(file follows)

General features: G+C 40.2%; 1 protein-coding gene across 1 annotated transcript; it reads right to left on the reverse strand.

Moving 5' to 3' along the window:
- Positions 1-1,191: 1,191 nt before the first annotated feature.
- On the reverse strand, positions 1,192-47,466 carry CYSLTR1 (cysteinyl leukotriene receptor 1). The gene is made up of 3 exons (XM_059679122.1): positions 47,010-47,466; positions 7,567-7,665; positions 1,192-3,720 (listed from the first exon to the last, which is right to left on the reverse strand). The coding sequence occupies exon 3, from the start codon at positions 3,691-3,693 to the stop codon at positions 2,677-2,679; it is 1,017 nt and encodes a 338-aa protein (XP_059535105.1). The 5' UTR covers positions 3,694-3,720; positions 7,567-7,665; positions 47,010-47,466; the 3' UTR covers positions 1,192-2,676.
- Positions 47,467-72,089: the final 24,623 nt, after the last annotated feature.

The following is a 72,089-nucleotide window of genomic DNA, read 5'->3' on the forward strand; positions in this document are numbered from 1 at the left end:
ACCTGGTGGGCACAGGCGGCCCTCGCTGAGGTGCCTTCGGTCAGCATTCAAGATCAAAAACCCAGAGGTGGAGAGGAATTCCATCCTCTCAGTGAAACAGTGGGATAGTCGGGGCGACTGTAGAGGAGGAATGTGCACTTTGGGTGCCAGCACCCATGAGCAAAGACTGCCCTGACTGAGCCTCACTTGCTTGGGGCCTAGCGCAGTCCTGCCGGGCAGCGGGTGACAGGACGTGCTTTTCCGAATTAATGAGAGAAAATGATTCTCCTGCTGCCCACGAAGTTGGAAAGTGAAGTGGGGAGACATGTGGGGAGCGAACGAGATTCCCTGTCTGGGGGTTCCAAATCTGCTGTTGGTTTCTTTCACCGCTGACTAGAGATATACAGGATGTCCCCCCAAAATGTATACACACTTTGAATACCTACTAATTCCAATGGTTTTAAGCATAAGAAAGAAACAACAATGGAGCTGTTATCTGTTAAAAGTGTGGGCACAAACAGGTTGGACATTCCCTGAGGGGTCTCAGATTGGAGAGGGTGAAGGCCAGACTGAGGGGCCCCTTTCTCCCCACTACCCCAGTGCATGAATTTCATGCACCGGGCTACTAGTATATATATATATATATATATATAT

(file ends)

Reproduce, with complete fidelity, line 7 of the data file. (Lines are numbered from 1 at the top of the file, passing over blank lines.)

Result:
ACCTGGTGGGCACAGGCGGCCCTCGCTGAGGTGCCTTCGGTCAGCATTCAAGATCAAAAACCCAGAGGTGGAGAGGAATTCCATCCTCTCAGTGAAACAGTGGGATAGTCGGGGCGACTGTAGAGGAGGAATGTGCACTTTGGGTGCCAGCACCCATGAGCAAAGACTGCCCTGACTGAGCCTCACTTGCTTGGGGCCTAGCGCAGTCCTGCCGGGCAGCGGGTGACAGGACGTGCTTTTCCGAATTAATGAGAGAAAATGATTCTCCTGCTGCCCACGAAGTTGGAAAGTGAAGTGGGGAGACATGTGGGGAGCGAACGAGATTCCCTGTCTGGGGGTTCCAAATCTGCTGTTGGTTTCTTTCACCGCTGACTAGAGATATACAGGATGTCCCCCCAAAATGTATACACACTTTGAATACCTACTAATTCCAATGGTTTTAAGCATAAGAAAGAAACAACAATGGAGCTGTTATCTGTTAAAAGTGTGGGCACAAACAGGTTGGACATTCCCTGAGGGGTCTCAGATTGGAGAGGGTGAAGGCCAGACTGAGGGGCCCCTTTCTCCCCACTACCCCAGTGCATGAATTTCATGCACCGGGCTACTAGTATATATATATATATATATATATAT